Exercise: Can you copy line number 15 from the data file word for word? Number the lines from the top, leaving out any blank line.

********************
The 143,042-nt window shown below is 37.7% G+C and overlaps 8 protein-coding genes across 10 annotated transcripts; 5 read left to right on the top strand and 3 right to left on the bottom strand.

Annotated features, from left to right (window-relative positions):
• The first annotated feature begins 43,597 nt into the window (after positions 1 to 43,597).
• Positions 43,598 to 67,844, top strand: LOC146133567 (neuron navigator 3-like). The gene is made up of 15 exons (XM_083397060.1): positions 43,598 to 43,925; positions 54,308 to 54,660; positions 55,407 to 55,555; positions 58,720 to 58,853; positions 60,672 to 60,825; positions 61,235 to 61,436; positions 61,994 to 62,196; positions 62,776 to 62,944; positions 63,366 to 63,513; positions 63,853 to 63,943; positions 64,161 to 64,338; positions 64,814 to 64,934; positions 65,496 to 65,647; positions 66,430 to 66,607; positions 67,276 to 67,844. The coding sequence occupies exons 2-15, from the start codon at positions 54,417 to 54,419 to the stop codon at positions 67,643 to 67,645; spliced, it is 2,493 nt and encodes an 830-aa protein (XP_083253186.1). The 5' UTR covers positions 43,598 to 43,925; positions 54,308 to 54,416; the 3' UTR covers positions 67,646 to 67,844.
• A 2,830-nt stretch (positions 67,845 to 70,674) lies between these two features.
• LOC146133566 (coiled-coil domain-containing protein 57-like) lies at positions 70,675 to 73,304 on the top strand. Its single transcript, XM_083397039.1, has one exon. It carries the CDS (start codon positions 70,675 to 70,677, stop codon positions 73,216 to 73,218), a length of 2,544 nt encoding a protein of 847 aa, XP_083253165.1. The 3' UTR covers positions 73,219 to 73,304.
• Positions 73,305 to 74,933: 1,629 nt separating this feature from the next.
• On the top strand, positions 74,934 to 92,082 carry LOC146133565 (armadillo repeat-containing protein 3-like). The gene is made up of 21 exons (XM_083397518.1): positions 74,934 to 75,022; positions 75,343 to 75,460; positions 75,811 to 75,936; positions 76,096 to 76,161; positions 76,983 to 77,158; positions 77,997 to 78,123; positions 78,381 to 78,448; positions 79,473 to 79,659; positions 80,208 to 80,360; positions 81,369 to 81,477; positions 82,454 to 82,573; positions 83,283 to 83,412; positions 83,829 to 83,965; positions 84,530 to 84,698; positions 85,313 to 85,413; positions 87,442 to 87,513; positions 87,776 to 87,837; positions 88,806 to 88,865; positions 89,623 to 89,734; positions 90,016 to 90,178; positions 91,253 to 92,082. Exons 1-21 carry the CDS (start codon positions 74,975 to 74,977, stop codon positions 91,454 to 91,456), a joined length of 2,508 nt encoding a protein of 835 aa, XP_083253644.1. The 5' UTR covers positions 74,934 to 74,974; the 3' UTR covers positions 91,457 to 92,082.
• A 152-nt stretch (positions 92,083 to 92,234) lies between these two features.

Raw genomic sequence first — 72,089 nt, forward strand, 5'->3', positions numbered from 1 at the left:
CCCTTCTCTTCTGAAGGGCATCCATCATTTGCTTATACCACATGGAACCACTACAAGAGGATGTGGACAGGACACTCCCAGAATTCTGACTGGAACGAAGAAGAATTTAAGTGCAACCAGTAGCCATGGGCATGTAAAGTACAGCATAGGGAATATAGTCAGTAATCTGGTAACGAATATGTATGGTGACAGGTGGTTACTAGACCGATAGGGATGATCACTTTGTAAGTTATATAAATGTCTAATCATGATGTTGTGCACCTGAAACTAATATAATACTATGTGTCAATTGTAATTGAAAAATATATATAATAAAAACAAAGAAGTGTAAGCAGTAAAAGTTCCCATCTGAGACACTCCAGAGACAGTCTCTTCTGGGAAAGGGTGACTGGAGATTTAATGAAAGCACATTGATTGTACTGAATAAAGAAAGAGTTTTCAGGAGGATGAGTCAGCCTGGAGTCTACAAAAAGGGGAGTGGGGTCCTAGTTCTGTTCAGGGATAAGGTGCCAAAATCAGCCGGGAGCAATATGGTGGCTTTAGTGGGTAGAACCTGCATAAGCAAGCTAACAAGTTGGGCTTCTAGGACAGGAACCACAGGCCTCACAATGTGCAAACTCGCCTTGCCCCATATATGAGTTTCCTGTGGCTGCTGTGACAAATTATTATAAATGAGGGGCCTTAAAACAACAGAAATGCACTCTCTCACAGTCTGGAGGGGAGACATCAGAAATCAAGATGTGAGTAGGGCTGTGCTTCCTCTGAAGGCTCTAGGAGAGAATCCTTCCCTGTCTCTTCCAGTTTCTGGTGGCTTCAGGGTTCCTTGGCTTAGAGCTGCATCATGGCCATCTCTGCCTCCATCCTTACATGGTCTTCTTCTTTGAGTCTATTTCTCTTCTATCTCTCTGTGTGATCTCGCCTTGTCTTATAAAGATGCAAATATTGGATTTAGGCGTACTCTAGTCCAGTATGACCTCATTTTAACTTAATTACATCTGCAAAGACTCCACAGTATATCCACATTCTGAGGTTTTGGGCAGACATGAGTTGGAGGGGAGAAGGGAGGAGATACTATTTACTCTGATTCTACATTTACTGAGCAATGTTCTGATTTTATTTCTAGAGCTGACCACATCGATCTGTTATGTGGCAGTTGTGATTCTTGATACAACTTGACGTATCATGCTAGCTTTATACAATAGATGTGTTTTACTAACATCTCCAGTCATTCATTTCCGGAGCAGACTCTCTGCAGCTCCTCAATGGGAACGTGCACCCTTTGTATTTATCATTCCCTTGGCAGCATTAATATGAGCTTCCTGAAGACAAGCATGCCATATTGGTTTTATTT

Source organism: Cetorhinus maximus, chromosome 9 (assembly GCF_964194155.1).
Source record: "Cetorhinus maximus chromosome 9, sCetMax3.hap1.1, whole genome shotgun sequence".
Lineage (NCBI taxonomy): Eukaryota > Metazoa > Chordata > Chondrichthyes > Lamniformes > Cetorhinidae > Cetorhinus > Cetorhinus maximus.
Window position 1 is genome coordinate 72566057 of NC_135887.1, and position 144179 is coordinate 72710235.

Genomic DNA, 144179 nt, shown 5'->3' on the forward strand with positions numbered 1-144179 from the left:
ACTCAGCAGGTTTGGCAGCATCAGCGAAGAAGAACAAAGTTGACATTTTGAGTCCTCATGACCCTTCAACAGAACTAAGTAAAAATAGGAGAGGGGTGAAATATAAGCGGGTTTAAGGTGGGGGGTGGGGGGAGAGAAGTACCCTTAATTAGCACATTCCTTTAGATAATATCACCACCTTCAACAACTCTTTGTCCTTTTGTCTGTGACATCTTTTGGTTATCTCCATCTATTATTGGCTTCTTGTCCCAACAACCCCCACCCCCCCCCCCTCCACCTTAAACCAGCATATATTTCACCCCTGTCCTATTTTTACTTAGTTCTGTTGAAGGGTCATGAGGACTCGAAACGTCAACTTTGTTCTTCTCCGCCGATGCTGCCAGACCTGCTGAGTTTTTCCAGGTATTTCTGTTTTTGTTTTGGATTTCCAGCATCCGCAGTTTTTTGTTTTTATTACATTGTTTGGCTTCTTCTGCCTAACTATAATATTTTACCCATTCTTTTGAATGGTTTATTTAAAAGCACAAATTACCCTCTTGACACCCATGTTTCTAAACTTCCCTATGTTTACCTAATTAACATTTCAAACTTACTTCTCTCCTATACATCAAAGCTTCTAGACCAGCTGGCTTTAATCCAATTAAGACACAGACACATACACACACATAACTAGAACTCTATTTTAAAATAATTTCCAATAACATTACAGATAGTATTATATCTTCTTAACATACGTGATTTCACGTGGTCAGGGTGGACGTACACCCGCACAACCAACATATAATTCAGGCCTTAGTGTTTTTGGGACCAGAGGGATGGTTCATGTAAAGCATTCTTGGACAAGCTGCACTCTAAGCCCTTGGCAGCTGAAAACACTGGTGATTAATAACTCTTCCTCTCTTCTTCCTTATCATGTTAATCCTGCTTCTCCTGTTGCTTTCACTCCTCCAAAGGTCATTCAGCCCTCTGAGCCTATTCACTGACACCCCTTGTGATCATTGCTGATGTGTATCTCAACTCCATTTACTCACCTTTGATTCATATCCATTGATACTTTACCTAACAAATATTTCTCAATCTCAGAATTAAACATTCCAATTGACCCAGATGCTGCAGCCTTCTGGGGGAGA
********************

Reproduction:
Window position 1 is genome coordinate 72566057 of NC_135887.1, and position 144179 is coordinate 72710235.